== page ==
Martin Fletcher article-interview Najwa Sheikh Ahmed Times in London
Najwa Sheikh Ahmed, 36, lives in the Gaza Strip with her husband Taher, and their four young children – Mustafa, 8, Ahmed, 7, Salma 2 and Mohammed, five months. Here she talks about her family’s daily battle for survival in Nusierat Camp:
Day 19 of the Israeli war against Gaza, and it seems like life has stopped. We can’t go to work.
Our children can’t go to school. It’s not safe to go to the markets. Nothing is normal any more. All the time we hear the Israel war machine. There are always F16s and Apache helicopters in the sky… Each night we go to sleep not knowing if we will see tomorrow.
We used to live in our flat near the beach. We could see the sea and the waves. It was a source of peace. But after the war started and Israeli warships started firing shells at Gaza our kids refused to stay there any more … Mustafa would start to shake and ask questions – ‘What if they hit our house? What if they kill us?’. Ahmed freezes. He turns pale and stops talking and takes ages to complete each word. Salma cries and screams.
Ten days ago we moved to my in-laws’ home two kilometres away because it is on the ground floor of a building and surrounded by other houses and narrow alleyways and we thought it would be safer.
We found one of my sisters-in-law already there with her four children because their house at al-Buraij camp was damaged by the shelling of a nearby mosque. So there are three families – seven adults and 11 young children – crowded into a house with two rooms, a bathroom and a kitchen that is so tiny there is only space for two people. We have to queue for the bathroom. For the first three days we had no water.
The house gets no sun. Our husbands go out but the mothers and children stay indoors except during the three-hour truce each day when we rush out to get food and anything else we need, but even then we can hear shelling. Sometimes we go back to check on the flat. On our last visit Ahmed took out all his toys. When I asked him why, he said: ‘I want to remember everything that I have. I want to keep everything in my mind’. It breaks my heart to leave again. One day we found a family from another camp trying to move into the building because they thought it was safer. Nobody knows where to go any more.
Even if you can find flour for bread, it is too expensive now … The price of everything is triple what it was. There is no meat, no chicken. We live off potatoes and other vegetables grown in Gaza. When you ask my children what they want most they say a banana or an apple but those are things they can only dream of. Most people here depend on aid from outside Gaza but little is reaching us. The clinics are open but there are very few medicines.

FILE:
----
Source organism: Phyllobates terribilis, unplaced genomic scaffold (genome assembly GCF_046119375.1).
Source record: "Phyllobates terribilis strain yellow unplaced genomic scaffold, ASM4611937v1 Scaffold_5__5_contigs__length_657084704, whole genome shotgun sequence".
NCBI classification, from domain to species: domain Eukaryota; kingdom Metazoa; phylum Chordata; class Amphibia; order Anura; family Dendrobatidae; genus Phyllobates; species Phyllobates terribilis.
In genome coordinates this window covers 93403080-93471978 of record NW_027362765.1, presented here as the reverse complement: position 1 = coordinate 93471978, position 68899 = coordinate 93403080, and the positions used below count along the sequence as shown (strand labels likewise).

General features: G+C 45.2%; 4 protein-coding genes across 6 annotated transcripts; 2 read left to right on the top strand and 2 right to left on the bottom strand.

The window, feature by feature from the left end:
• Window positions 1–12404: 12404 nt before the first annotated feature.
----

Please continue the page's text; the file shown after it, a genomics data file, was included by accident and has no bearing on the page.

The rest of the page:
Sometimes we get electricity four hours a day, sometimes not at all. Sometimes we get electricity but no water, sometimes water but no electricity. We have learnt to cook on wood. The telephones don’t work. I cannot communicate with my own relatives and friends and fear for their safety. Everyone swaps stories about the war and people killed or homes destroyed.We worry a lot about our children. They don’t talk about their favourite toys or games or television shows. In the street they play Israelis and Palestinians and shoot at each other. Their friends tell them stories about Israeli planes dropping white stuff that explodes when you pick it up. A few days ago Mustafa rushed home to say Israeli tanks were outside the camp and asking whether the soldiers would start killing the families and their children – I tried to calm him but I was so terrified I couldn’t speak. At night the children dream of being shot or killed by Israelis. Salma has started wetting herself again.
We try to keep the children occupied. We play games or put on music for dancing to stop the noise of the war. We tell them stories, or make them tell us stories to forget about the violence but sometimes they start telling us about the Israelis so we stop them. They’ve lost their childhood, and I don’t think they’ll ever be able to get it back or forget what they’ve seen.
The nights are the worst. Allah created the nights so people can sleep, and rest their bodies and souls, but the continuous bombing, the sound of the warplanes, our fears and worries do not let us sleep. The destruction, the families buried under rubble, the children killed in their homes that we hear about on the television or radio become our nightmares.
Sometimes the explosions wake the children up. We tell them they’re safe. We tell them the explosions are far away in Gaza City even if they’re not. But the sound of the artillery shells is soft compared to the F16s. When you hear them in the sky you know there will be a big hit. In seconds there is a big bang that stays in our ears and a blast of hot air. The windows crack, the walls shake and we feel that it is the end of our lives. Two nights ago a missile hit a house near by and you can’t imagine how loud the noise was. Our walls shook and the windows were blown open. The kids started screaming.
We all sleep in one room on the floor – nowadays in Gaza we joke that husbands and wives live like brothers and sisters. Sometimes I wake up in the night and look at my children. I want to see them grow up. I want Mustafa and Ahmed to grow into nice handsome men and to choose them wives and to see their children born. I want to see Salma become a beautiful lady, and to have mother-and-daughter talks. It’s very difficult to think that at any moment I could lose one of them or they could lose their mother.
I want to live a normal and peaceful life with them but I don’t even know if we will survive to see the morning.
January 15, 2009 http://www.timesonline.co.uk/tol/news/world/article5519457.ece From Najwa Sheikh Ahmed, Nusierat Camp, Gaza Strip. Najwa Sheikh’s blog: http://www.najwa.tk/